It's an atypically-temperate late afternoon in mid-October at the College of the Desert (COD) Golf Center and, beneath the comforts of welcome cloud cover, Palm Desert High School junior Jiyoon Jang bangs balls before the watchful eye of swing coach Tony Manzoni.
Though Jang is clad in Aztecs' gear on this early autumn night, the 16-year-old won't be donning this uniform for long; in short time, Jang will be playing golf for one of a host of Division One programs currently courting her budding skills.
Over a scintillating summer, Jang's profile rose from desert standout to national name.
Tony Manzoni (left) sees a pro career ahead for Jiyoon Jang.
In July, she advanced to the round of 32 in the match-play portion of the U.S. Girls' Junior Championship. Just two weeks later, Jang authored a 72-71 (tied for 15th) tally in the two-day stroke play of the U.S. Women's Amateur Championship at historic Nassau Country Club in Glen Cove, N.Y. In the first round of match-play at the Women's Am, Jang nearly caught the brass ring with an upset of defending champion Emma Talley before falling in 19 holes.
And all this from a young lady who began her golf pursuits in earnest just three years ago.
Now the 44th-ranked junior player in the country, according to Golfweek, Jang's rapid rise is a product of constant drive (which may be putting it mildly), coupled with a harmonic rapport with her storied coach.
Owner of 27 consecutive conference titles as men’s golf coach at COD, Manzoni sees in his star pupil the makings of future pro.
"She's the best I've ever taught at this age," says Manzoni, who has been in the golf instruction trade nearly five decades. "For playing golf for just three years, I've never seen anybody hit the ball like Jiyoon. I'll be surprised if she doesn't play on the LPGA Tour. She's got the tempo for it, the game for it and all the ingredients it takes."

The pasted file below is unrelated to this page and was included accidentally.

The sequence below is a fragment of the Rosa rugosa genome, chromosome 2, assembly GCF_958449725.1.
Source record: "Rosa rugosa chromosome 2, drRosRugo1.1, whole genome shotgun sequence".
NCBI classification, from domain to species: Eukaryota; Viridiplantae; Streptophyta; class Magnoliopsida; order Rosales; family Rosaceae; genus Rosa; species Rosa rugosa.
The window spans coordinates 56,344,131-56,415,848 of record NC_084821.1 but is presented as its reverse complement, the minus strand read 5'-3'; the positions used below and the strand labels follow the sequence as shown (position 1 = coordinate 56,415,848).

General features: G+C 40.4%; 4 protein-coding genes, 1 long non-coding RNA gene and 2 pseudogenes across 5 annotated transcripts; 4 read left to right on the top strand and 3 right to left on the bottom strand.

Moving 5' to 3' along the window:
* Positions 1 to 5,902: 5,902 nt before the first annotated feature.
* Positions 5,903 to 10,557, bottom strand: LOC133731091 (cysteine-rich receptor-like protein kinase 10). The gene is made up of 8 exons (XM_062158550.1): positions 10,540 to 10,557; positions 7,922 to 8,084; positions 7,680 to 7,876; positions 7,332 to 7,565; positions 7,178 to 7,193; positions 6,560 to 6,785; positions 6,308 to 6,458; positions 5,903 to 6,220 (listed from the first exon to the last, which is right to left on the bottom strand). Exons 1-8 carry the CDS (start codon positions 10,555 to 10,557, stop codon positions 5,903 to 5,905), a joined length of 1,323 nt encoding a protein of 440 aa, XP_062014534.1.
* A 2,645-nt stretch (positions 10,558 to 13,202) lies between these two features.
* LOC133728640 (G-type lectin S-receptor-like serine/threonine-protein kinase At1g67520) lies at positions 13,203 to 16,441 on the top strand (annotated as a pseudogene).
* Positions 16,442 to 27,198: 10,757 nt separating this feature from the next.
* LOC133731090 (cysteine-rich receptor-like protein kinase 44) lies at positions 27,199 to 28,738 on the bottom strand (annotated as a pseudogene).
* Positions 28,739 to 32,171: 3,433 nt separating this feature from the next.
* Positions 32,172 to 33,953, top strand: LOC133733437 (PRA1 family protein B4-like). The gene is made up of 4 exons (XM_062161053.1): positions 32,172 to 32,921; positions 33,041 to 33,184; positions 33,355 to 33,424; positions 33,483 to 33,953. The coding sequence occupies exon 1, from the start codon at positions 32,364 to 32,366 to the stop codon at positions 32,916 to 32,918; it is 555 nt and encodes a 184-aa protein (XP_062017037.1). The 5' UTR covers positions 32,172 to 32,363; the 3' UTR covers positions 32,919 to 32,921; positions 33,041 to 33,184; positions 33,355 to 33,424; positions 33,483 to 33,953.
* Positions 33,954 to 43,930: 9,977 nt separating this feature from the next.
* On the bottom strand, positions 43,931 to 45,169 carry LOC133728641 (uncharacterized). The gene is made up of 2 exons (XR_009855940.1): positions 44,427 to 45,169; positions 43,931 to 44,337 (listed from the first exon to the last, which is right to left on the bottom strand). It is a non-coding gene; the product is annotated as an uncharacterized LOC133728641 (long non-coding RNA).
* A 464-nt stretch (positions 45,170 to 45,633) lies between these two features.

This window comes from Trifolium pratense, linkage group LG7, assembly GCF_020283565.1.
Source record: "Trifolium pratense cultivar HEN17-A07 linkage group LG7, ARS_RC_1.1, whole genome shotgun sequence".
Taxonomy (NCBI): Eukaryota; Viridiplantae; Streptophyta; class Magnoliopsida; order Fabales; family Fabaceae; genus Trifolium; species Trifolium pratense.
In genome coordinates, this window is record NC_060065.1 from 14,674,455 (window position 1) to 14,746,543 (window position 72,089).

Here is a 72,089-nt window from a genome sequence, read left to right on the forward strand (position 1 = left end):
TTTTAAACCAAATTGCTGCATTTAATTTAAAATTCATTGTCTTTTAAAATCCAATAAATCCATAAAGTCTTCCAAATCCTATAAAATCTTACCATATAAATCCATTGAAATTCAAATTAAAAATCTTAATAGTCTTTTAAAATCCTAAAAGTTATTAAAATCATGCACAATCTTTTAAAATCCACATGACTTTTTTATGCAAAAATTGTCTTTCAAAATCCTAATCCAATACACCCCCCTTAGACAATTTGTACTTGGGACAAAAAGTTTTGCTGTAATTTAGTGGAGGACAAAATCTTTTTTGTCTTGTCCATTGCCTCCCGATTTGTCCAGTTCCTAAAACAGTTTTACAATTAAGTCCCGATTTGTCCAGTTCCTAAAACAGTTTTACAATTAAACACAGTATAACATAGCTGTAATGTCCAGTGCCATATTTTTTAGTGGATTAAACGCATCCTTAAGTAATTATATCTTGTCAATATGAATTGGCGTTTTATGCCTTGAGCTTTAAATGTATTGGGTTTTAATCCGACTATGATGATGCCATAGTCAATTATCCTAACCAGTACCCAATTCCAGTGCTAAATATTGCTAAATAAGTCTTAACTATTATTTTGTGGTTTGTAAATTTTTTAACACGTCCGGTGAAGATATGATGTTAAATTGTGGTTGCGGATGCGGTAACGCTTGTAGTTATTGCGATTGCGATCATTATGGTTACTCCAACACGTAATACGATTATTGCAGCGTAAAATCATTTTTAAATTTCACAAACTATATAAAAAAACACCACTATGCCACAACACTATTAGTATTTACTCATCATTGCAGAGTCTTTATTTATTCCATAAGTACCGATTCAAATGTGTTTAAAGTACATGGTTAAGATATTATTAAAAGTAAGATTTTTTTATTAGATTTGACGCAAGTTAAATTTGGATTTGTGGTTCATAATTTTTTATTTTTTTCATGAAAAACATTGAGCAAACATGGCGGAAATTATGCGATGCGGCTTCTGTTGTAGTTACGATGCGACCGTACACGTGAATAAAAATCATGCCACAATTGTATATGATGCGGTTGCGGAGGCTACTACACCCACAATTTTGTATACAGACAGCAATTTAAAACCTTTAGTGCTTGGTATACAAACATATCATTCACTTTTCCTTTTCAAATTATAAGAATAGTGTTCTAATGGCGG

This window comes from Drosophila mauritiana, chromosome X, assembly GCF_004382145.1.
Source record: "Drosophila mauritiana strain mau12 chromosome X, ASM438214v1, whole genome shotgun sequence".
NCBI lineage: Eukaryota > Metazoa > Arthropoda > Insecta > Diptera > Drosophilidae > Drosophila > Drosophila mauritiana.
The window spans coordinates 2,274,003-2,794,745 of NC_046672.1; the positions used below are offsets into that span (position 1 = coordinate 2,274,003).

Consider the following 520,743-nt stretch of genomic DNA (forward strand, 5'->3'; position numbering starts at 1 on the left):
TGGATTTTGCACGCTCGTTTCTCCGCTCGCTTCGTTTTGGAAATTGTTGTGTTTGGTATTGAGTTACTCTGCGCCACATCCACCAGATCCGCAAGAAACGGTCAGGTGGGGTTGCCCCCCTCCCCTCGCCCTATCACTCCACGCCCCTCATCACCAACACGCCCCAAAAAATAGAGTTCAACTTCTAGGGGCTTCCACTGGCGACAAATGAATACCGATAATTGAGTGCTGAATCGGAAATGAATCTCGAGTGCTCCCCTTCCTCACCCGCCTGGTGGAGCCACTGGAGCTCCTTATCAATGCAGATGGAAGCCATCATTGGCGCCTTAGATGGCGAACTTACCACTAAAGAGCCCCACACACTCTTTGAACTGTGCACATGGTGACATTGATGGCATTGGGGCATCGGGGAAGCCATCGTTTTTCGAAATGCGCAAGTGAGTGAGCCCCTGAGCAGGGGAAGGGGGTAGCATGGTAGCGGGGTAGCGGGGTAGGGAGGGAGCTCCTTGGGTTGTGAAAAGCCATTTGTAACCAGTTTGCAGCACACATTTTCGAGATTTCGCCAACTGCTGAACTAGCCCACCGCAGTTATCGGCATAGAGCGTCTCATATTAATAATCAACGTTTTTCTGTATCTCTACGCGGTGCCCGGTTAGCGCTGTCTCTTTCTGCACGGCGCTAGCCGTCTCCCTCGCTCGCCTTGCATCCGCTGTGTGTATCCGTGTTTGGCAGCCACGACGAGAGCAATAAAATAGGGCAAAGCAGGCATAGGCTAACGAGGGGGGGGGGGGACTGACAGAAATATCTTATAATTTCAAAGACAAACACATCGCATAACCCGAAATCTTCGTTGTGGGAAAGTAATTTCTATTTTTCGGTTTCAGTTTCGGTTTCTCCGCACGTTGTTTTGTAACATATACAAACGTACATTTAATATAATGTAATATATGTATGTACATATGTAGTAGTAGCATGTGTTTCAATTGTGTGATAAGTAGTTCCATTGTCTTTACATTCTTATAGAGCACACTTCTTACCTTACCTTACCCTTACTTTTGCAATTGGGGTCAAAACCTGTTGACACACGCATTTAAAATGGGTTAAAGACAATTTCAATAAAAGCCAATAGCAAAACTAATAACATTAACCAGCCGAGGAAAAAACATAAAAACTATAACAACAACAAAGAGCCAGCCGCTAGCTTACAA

Jiyoon Jang has her sights set on qualifying for the 2015 U. S. Women's Open.
Such ingredients are mixed with a work ethic that finds Jang playing or practicing seven days a week.
"I don't like missing a day. It bothers me," says Jang with a maturity that belies her years. "I'm very critical of myself, so if I have a bad shot . . . I mean, I want to do really well, so every little thing kind of bothers me. There's always room for improvement in golf. It's a never-ending game. Even when you reach a goal or think you've got something – you don't. There's always more to reach."
Jang's aims in golf are focused, though the Rancho Mirage resident is akin to her coach in dreaming big.
"Right now, I just want to go to college, play college golf, and get an education," she says between balanced, rhythmic swing with her 6-iron. "But definitely, my ultimate dream is to be on Tour."
Jiyoon Jang: "There's always room for improvement in golf. It's a never-ending game."
The kinship between Manzoni and Jang thrives on a shared purview of lofty expectations.
"We have a respect for each other – which is very important," Manzoni says. "And in all the lessons, we've had no real squabbles. There have been times – because she's intense and wants to play well – where we've bumped heads a little bit. Because that's how we both are; but I think we each respect that we're that way. I don't like to be second place in anything and nor does she."
"We both have the same goals, and that's the main thing," adds Jang, who has her sights set on qualifying for the 2015 U.S. Women's Open in Lancaster, Pa. "I know where I want to be and Tony has certain expectations that I want to reach. And I also have super-high expectations for myself.
"And we're both really stubborn," the teen smiles through her soon-to-be-former braces. "So if something doesn't work out, we both want to fix it right then and there. We're both very passionate about the game."
Judd Spicer is a member of the Golf Writers Association of America. His golf column appears three times a month. Have a golf tip or golf story idea to share? E-mail Judd: firstname.lastname@example.org
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